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Smoke and limiters: scenes from the Summernats burnout pad

16 January 2017

Forget about rugby — and do the same for cricket if you haven’t already — Australia’s national sport may as well be burnouts, and the annual Street Machine Summernats may as well be the world cup. Not only for burnouts, mind you, but as far as this particular article is concerned, tyre-shredding crowd-pleasing is all that matters. 

And in a country like Australia, at an event like Summernats, tyre-shredding crowd-pleasing is guaranteed. To rise to the top, you’ve gotta be good, but it takes more than just talent behind the wheel — reliability is paramount. Burnouts are enormously taxing, and if your engine’s internals can’t hold up to the punishment, well, good luck. Then there’s the small matter of cooling. At this Summernats, temperatures climbed to somewhere around 39 degrees on the Sunday, and, as much of the burnout is spent at high revs and low speed, airflow through the radiator can be limited at best. Summernats separates the men from the boys and the dreamers from the doers. 

We’ll have a bit more of a write-up in NZV8 Issue No. 142, but here’s a little insight into what went down. 

This ’48 Studebaker is piloted by Mick from Newcastle, and, no, your eyes are not deceiving you — that’s a twin-turbo LS stuffed into the engine bay, good for 530hp and 980lb·ft. Backed by a TH400 and nine-inch diff, plentiful smoke production is a given — we just really hope the geriatric chassis has been strengthened accordingly!

Mechanical injection is nothing new in the Aussie burnout scene, but in almost all cases, it’s merely the ugly duckling outshone by a towering blower and injector hat. Not so in this case, with beautiful eight-stack injection for screaming naturally aspirated power. And while most keep the revs right up in the danger zone, we were treated to a barrage of throttle-stabbing to hear just how quickly this thing got the revs up. 

Wherever Justen Brown’s ‘STRUGLIN’ Holden VE Commodore wagon is, fire is never far away. Of course, while fire’s what costs you points on the burnout pads, the crowds just can’t get enough of it!

You want smoke? You’ve come to the right place. Andrew Poole’s ‘IBLOWN’ Holden VC Commodore is a total weapon, and it doesn’t just smoke the bags like a champ — this thing sounds proper. Then again, when you’ve got a high-revving blown small block, it’s gonna stand out in a sea of LS engines. 

Ross Heasley’s ‘MRBADQ’ Holden HQ Monaro doesn’t need a sweet engine note to stand out from the crowd, but it’s got one anyway. The 6-71 supercharged 350ci small block was built by PowerHouse Engines, and while it makes all the noise and power needed to blow a set on the pad, the rest of the car is finished to the same high standard. 

Chris Genter’s ‘FROMHELL’ Holden VC Commodore is one staunch piece of kit. The blown and injected 515ci big block towers above anyone shorter than Shaquille O’Neal, and makes a noise that perfectly justifies the plate. After Fred Watson’s ‘FEAR’ Monaro was pulled out of the competition with a buggered crankshaft, Chris made room in the Commodore’s passenger seat for him, giving Fred the next best thing to being out there himself.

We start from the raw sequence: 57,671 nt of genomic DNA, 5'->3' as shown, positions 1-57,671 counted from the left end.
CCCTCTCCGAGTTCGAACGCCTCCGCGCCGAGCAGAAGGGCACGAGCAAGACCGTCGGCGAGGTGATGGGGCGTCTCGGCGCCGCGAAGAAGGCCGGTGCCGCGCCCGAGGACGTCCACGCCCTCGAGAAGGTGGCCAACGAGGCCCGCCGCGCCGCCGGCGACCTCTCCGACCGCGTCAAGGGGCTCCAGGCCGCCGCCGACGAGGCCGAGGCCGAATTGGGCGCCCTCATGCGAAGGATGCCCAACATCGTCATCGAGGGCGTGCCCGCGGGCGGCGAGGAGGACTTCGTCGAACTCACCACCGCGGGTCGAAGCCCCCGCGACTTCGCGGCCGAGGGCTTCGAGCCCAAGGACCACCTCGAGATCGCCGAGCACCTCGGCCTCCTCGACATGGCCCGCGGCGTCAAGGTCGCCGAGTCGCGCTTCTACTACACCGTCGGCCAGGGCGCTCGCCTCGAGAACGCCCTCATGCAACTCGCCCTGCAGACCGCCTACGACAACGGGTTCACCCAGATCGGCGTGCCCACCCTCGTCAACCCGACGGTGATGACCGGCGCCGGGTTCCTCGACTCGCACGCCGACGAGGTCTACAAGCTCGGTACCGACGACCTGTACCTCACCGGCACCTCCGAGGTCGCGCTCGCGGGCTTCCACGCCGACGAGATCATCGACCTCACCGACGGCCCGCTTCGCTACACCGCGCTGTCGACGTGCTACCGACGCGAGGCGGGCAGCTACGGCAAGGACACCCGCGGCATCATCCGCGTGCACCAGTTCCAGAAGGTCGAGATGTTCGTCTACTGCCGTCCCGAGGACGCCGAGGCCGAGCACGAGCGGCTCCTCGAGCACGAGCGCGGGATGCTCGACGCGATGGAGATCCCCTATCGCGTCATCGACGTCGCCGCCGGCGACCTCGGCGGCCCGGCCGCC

If the plate says ‘BLO202’ what would you guess provides the power? Yep, the Aussies are pretty good at doing things different, and you should have heard the noises this supercharged 202-powered Torana was making … no six-banger has a right to sound this tough!

One for the Ford fans, kinda. Peter Grmusa had his ‘F-DIS’ Ford F-100 out to play, and if there was an award for angriest engine, he’d have cleaned up. Seven hundred cubes of blown and injected big block Chev will do that, and you better believe that this attempt at a photo was taken after he’d popped the tyres — there was too much smoke at any other time. 

The ‘UNWANTED’ Commodore ute is known for its high-temperature shenanigans, and melted what was left of the rear bumper after melting the majority of it earlier in the week. 

The ‘ONIT’ Torana had a bit of a rough time. Co-owned by Mark Siracusa and Matt Cowan, Matt gave it the beans and peeled off a wicked burnout, although Mark wasn’t quite so lucky. A monster tip-in looked promising, but with a little too much forward momentum, the Torana’s nose ended up crunching into the tyres on the corner. The Torana was repaired in time to hit the pad again on Sunday.  

Anthony Page has been skidding his ‘PAGEY’ Holden HZ ute for a while, and would wrap up Summernats 30 as the Summernats Burnout Champion — a very well-deserved accomplishment. 

And Steve Nogas finally did it, becoming Summernats Burnout Master after a series of top-tier burnouts throughout the course of Street Machine Summernats 30. He ticked all the boxes required of a burnout competition at this level, and walked away with a very well-deserved win. 

Even so, it seemed many thought crowd-favourite Andrew Lynch deserved the honours, after a monster skid in his ‘LYNCHY’ Corolla. Still, getting points isn’t quite the same as pleasing the crowd, and there’s no question that Lynchy does that exceptionally well. That’s probably the best way to close off this article, although we’ll have more Summernats madness up soon. Watch this space!